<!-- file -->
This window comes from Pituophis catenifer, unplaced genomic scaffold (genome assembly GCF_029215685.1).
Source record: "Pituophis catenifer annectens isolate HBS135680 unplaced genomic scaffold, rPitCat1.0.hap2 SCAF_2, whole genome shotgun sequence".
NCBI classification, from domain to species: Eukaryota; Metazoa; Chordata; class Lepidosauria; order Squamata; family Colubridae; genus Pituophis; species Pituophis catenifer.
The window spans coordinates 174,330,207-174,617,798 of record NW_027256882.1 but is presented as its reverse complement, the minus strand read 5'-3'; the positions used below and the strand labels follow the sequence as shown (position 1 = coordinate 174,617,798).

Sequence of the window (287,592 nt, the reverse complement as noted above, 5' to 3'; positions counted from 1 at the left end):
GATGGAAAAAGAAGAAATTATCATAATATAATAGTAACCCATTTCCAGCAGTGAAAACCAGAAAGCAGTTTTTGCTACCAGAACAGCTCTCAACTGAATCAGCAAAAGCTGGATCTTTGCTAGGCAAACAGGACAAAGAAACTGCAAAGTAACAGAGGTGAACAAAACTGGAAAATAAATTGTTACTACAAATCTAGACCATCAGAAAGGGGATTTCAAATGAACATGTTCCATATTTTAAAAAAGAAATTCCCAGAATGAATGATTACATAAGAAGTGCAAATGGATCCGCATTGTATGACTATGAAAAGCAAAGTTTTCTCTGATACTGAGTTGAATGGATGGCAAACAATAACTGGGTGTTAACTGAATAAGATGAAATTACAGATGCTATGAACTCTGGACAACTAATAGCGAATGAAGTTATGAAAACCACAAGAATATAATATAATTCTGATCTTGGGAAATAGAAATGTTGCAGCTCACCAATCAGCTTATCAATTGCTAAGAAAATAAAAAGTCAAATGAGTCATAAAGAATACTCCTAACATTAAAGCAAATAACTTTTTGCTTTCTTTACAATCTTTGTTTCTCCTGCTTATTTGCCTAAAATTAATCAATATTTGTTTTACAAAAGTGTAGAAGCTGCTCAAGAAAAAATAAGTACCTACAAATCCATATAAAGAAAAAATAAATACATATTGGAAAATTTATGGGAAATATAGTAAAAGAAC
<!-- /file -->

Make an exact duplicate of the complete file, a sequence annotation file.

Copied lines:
This window comes from Pituophis catenifer, unplaced genomic scaffold (genome assembly GCF_029215685.1).
Source record: "Pituophis catenifer annectens isolate HBS135680 unplaced genomic scaffold, rPitCat1.0.hap2 SCAF_2, whole genome shotgun sequence".
NCBI classification, from domain to species: Eukaryota; Metazoa; Chordata; class Lepidosauria; order Squamata; family Colubridae; genus Pituophis; species Pituophis catenifer.
The window spans coordinates 174,330,207-174,617,798 of record NW_027256882.1 but is presented as its reverse complement, the minus strand read 5'-3'; the positions used below and the strand labels follow the sequence as shown (position 1 = coordinate 174,617,798).

Sequence of the window (287,592 nt, the reverse complement as noted above, 5' to 3'; positions counted from 1 at the left end):
GATGGAAAAAGAAGAAATTATCATAATATAATAGTAACCCATTTCCAGCAGTGAAAACCAGAAAGCAGTTTTTGCTACCAGAACAGCTCTCAACTGAATCAGCAAAAGCTGGATCTTTGCTAGGCAAACAGGACAAAGAAACTGCAAAGTAACAGAGGTGAACAAAACTGGAAAATAAATTGTTACTACAAATCTAGACCATCAGAAAGGGGATTTCAAATGAACATGTTCCATATTTTAAAAAAGAAATTCCCAGAATGAATGATTACATAAGAAGTGCAAATGGATCCGCATTGTATGACTATGAAAAGCAAAGTTTTCTCTGATACTGAGTTGAATGGATGGCAAACAATAACTGGGTGTTAACTGAATAAGATGAAATTACAGATGCTATGAACTCTGGACAACTAATAGCGAATGAAGTTATGAAAACCACAAGAATATAATATAATTCTGATCTTGGGAAATAGAAATGTTGCAGCTCACCAATCAGCTTATCAATTGCTAAGAAAATAAAAAGTCAAATGAGTCATAAAGAATACTCCTAACATTAAAGCAAATAACTTTTTGCTTTCTTTACAATCTTTGTTTCTCCTGCTTATTTGCCTAAAATTAATCAATATTTGTTTTACAAAAGTGTAGAAGCTGCTCAAGAAAAAATAAGTACCTACAAATCCATATAAAGAAAAAATAAATACATATTGGAAAATTTATGGGAAATATAGTAAAAGAAC